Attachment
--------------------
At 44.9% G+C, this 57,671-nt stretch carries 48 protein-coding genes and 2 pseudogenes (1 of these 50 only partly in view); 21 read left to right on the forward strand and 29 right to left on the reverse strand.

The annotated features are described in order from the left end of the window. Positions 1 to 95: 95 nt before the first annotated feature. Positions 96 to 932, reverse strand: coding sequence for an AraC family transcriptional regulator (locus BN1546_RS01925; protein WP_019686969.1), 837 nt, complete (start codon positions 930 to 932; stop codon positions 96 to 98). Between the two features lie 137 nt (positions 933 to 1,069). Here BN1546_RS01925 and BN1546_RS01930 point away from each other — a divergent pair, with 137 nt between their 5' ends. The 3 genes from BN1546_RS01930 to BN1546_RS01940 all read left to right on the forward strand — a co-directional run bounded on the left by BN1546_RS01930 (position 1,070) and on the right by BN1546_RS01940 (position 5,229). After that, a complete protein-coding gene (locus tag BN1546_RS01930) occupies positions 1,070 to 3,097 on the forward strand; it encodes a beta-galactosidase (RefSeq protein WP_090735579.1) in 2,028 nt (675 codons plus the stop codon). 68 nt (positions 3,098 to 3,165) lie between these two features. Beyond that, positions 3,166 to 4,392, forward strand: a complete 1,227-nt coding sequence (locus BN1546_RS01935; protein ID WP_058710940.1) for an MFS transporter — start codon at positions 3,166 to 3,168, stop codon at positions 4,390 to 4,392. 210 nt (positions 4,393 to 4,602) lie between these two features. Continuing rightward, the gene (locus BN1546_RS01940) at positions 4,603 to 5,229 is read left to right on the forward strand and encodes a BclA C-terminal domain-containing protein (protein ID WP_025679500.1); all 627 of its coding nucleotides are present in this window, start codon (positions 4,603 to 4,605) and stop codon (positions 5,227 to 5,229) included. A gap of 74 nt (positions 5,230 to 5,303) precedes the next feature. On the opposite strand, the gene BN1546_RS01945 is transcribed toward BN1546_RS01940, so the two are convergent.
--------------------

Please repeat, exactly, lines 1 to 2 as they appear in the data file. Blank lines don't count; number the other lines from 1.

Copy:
At 44.9% G+C, this 57,671-nt stretch carries 48 protein-coding genes and 2 pseudogenes (1 of these 50 only partly in view); 21 read left to right on the forward strand and 29 right to left on the reverse strand.

The annotated features are described in order from the left end of the window. Positions 1 to 95: 95 nt before the first annotated feature. Positions 96 to 932, reverse strand: coding sequence for an AraC family transcriptional regulator (locus BN1546_RS01925; protein WP_019686969.1), 837 nt, complete (start codon positions 930 to 932; stop codon positions 96 to 98). Between the two features lie 137 nt (positions 933 to 1,069). Here BN1546_RS01925 and BN1546_RS01930 point away from each other — a divergent pair, with 137 nt between their 5' ends. The 3 genes from BN1546_RS01930 to BN1546_RS01940 all read left to right on the forward strand — a co-directional run bounded on the left by BN1546_RS01930 (position 1,070) and on the right by BN1546_RS01940 (position 5,229). After that, a complete protein-coding gene (locus tag BN1546_RS01930) occupies positions 1,070 to 3,097 on the forward strand; it encodes a beta-galactosidase (RefSeq protein WP_090735579.1) in 2,028 nt (675 codons plus the stop codon). 68 nt (positions 3,098 to 3,165) lie between these two features. Beyond that, positions 3,166 to 4,392, forward strand: a complete 1,227-nt coding sequence (locus BN1546_RS01935; protein ID WP_058710940.1) for an MFS transporter — start codon at positions 3,166 to 3,168, stop codon at positions 4,390 to 4,392. 210 nt (positions 4,393 to 4,602) lie between these two features. Continuing rightward, the gene (locus BN1546_RS01940) at positions 4,603 to 5,229 is read left to right on the forward strand and encodes a BclA C-terminal domain-containing protein (protein ID WP_025679500.1); all 627 of its coding nucleotides are present in this window, start codon (positions 4,603 to 4,605) and stop codon (positions 5,227 to 5,229) included. A gap of 74 nt (positions 5,230 to 5,303) precedes the next feature. On the opposite strand, the gene BN1546_RS01945 is transcribed toward BN1546_RS01940, so the two are convergent.